Are any seeds or planting stock always prohibited from use, even when organic versions are not available?
Genetically engineered seeds and seed inoculants are never allowed for use.
Are there any seeds that must always be certified organic?
Organic seeds must be used for edible sprouts without exception.
Learn more about C-R View Dairy Farm’s best practices for seed sourcing in our Lessons Learned series on recordkeeping.
#Using non-organic plant starts
When certified organic planting stock is not commercially available, you may be able to use non-organic, untreated (e.g., no application of a prohibited substance such as a fungicide) planting stock to produce an organic crop.
What’s the definition of a plant start in certified organic farming?
A plant start is defined as “any plant or plant tissue other than annual seedlings, but including rhizomes, shoots, leaf or stem cuttings, roots, or tubers, used in plant production or propagation.”
What do I need to do to be eligible to use non-organic plant starts?
You must document your unsuccessful commercial availability search from at least three trusted and reasonable sources for review and OTCO approval prior to using non-organic plant starts.
Are there any planting stocks that must always be certified organic?
Annual seedlings must be certified organic without exception. The USDA has the authority to grant a temporary variance due to natural disasters, research trials, or other conditions. We will notify you if such a variance is issued.
How long must perennial planting stock be organically managed before crops can be sold or represented as organic?
If you are cleared by OTCO to use a non-organic variety following a commercial availability search, it must be organically managed for at least 12 months before any crop or part can be sold or represented as organic (e.g., planted into organic production areas). Perennial planting stock includes bramble canes (e.g., blackberries, raspberries, etc.), asparagus crowns, fruit trees, and strawberry plugs that will be left in the field for longer than a year.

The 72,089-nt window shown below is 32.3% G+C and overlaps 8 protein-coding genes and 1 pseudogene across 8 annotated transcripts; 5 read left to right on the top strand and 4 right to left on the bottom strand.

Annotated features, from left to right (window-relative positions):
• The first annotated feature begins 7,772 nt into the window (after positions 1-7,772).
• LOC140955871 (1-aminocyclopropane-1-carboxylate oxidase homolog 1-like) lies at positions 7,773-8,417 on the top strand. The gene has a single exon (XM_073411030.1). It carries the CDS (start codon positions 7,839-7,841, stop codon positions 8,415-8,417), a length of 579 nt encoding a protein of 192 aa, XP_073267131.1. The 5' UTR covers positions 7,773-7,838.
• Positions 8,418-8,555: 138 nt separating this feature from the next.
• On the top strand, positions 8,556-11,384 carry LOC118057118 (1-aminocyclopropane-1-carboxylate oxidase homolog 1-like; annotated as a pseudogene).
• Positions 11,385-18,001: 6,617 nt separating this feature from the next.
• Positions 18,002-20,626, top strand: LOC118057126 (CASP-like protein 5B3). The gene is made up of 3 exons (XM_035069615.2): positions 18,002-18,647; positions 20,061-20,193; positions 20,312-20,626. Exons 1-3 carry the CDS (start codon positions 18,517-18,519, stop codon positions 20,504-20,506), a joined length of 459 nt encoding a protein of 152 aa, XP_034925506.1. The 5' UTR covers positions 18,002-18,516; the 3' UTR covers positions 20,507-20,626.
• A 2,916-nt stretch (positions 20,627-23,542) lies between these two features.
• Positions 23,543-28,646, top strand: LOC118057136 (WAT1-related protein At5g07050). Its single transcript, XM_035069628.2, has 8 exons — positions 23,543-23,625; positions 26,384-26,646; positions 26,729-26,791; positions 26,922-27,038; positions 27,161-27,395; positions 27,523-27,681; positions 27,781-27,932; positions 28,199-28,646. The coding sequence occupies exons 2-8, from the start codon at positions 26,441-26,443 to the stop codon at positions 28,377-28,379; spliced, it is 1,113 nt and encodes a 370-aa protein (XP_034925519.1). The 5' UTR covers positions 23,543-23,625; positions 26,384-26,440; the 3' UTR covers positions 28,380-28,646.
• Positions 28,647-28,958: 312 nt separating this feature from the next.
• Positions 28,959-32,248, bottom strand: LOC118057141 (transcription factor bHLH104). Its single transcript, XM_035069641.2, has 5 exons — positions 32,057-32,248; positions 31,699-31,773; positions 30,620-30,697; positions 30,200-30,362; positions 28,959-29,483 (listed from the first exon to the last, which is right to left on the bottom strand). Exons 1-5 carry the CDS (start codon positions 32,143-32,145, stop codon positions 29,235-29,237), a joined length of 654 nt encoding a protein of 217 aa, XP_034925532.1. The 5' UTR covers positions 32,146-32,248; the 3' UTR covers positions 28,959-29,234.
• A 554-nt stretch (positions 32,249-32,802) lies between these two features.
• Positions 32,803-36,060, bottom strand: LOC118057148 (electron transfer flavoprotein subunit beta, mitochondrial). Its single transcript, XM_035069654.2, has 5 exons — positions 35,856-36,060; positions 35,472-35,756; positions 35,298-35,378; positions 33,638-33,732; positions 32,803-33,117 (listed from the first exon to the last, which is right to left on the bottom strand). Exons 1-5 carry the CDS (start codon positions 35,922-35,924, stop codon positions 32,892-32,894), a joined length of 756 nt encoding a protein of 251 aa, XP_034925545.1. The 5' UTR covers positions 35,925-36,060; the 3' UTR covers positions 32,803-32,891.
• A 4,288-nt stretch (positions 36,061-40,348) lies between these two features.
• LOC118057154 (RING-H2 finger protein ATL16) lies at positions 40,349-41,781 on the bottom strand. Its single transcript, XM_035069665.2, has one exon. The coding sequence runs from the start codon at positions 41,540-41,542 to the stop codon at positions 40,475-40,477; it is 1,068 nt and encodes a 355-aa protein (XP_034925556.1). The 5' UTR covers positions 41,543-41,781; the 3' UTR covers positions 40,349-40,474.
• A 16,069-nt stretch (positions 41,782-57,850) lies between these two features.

Is any planting stock always prohibited from use, even when organic versions are not available?
Genetically engineered planting stock is never allowed for use.
Cleaning seeds requires implementing contamination prevention practices. The equipment used and complexity of cleaning and handling makes this a high-risk production area.
When do cleaning measures need to be implemented for seed cleaning?
All mixed-use equipment — machines used with non-certified organic seeds — must be cleaned, inspected and documented. Your cleaning process must demonstrate that non-organic seed or contaminants are not able to come into contact with organic seed when cleaning begins.
What techniques help remove possible contaminants?
Dry cleaning — brushes, brooms, air, etc. — are all suitable techniques to ensure that non-organic contaminants have been removed.
What about hard to reach areas of seed cleaning equipment?
An adequate equipment purge — a small portion of organic seed run through the equipment (that is diverted to non-organic sales) — cleans the unreachable areas.
What records are needed for seed cleaning contamination prevention?
Document the cleaning of equipment for annual inspection and verification. Write down the dates, cleaning methods, and even take pictures for further verification that proper cleaning was done.